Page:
Leaders Live Local at BCU. Photo Credits: Jack Mably.
On Thursday 5th February, Birmingham City University hosted the Leaders Live Local debates. Students from across the City’s universities came together, questioning the panel on the latest political issues pertinent to the forthcoming election. We sent along four of our news correspondents to Millennium Point to both listen and interview the panelists to see their views regarding national politics as well as issues affecting students.
Liberal Democrat MP John Hemming MP for Birmingham Yardley
By Brooke Snowe
I asked John Hemming how the Liberal Democrats are going to raise support for the upcoming election, considering that they are only receiving 8% of the vote on average. He said that the average number of votes varies from “constituency to constituency,” but he did not provide any specific suggestions or answers to the question I posed.
However he commented that he does not like austerity but that it is difficult to avoid the inevitability of cuts. When I then asked him about the potential for a second coalition government, he commented that he is opposed to a coalition and would prefer one party to be in government. With regards to local his Yardley constituency, Mr Hemming said he would seek to get more people into work.
During the lecture, a question about overseas students was asked to the panel. The student asking the question stressed that she is worried about immigration officers because she is an overseas student. Mr Hemming seemed particularly passionate about this question and said that there should definitely not be an immigration cap on overseas students. Commenting further he said having a diverse range of students at one university, is a very positive thing.
Check out Brooke’s full recorded interview here:
Labour Councillor Lisa Trickett, Moseley and Kings Heath
By Liam McConkey
With Ed Miliband’s disapproval rating as leader of the Labour Party standing at 61% (Ipsos Mori), I thought it worth asking local Labour Councillor Lisa Trickett if she doubted her leader in the impending General Election.
Quite the opposite, she could not assert enough how Miliband ‘is the leader this country needs’. During the debate, when asked ‘How would she ensure current front line services are protected?’ Ms Trickett replied with statements such as the NHS is under significant pressure and cuts are hitting larger cities unfairly. She continued saying that we will only start to see the affects of austerity in 10 or more years.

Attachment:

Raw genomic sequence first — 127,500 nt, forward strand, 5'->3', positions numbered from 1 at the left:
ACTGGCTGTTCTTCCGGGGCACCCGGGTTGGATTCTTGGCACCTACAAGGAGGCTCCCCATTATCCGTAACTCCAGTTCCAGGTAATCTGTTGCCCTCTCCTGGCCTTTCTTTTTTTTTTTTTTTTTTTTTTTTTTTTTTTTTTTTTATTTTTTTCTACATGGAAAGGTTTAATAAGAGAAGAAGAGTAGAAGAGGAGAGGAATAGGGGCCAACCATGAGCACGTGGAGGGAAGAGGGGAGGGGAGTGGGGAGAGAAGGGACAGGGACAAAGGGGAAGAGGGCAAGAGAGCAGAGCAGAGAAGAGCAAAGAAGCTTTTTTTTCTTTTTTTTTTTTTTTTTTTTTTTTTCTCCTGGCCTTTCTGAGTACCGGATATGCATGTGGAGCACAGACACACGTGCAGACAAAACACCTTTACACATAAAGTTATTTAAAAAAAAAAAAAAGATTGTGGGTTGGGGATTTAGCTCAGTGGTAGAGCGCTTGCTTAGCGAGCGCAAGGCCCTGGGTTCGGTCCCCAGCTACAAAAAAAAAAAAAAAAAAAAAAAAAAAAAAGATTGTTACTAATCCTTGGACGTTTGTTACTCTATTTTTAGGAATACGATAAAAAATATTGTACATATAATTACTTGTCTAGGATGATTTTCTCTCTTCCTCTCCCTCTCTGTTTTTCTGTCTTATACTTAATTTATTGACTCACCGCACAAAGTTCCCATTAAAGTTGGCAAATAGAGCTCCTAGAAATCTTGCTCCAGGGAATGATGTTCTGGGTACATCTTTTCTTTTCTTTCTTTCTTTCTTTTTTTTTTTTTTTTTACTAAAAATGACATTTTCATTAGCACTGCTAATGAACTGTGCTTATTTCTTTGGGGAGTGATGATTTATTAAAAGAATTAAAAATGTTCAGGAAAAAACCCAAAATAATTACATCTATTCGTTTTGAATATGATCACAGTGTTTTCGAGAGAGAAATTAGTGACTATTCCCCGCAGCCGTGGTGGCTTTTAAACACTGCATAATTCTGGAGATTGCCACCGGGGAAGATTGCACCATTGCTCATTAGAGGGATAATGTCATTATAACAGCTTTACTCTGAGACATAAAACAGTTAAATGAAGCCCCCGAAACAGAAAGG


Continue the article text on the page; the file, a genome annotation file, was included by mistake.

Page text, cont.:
In terms of issues relating to students, Ms Trickett discussed the need for licensing of student houses and landlords needed to ensure houses were safe and decent to live in. On tuition fees Ms Trickett said universities needed to be open and accountable so students knew exactly what they were paying for. Speaking afterwards on Birmingham’s Free-Bike Giveaway-which she coordinated- Ms Trickett told me the giveaway would allow people to cycle who couldn’t afford to beforehand.
Accordingly, many of the cycle routes would benefit students especially those who cycle along the Bristol Road. Ms Trickett appeared to sway many in the audience to vote for Labour in the overall debate, I would say though that her somewhat vague responses to questions on policy was what caused her to not win an outright majority.
Check out Liam’s recorded interview here:
Ian Jamieson, Green Party
By Lizzie Sharpe
Green Party Representative Ian Jamieson attended the Leaders Live Local debate stressing the Green Party’s focus on equality, sustainability and having a more inclusive city.
When questioned about the introduction of degrees which may not be considered as ‘worthwhile’, he suggested that Universities should have the right to put on non-vocational courses; he said knowledge should be pursued for it’s own sake, which could then be applied in our everyday lives. When questions turned to student housing, Jamieson put forward a case for housing to be owned by associations, cooperatives and local authorities in an attempt to deal with the ongoing housing issues facing students. Jamieson, furthermore, when asked about loans for masters students outright stated ‘I don’t like the loans system and I think it’s wrong.’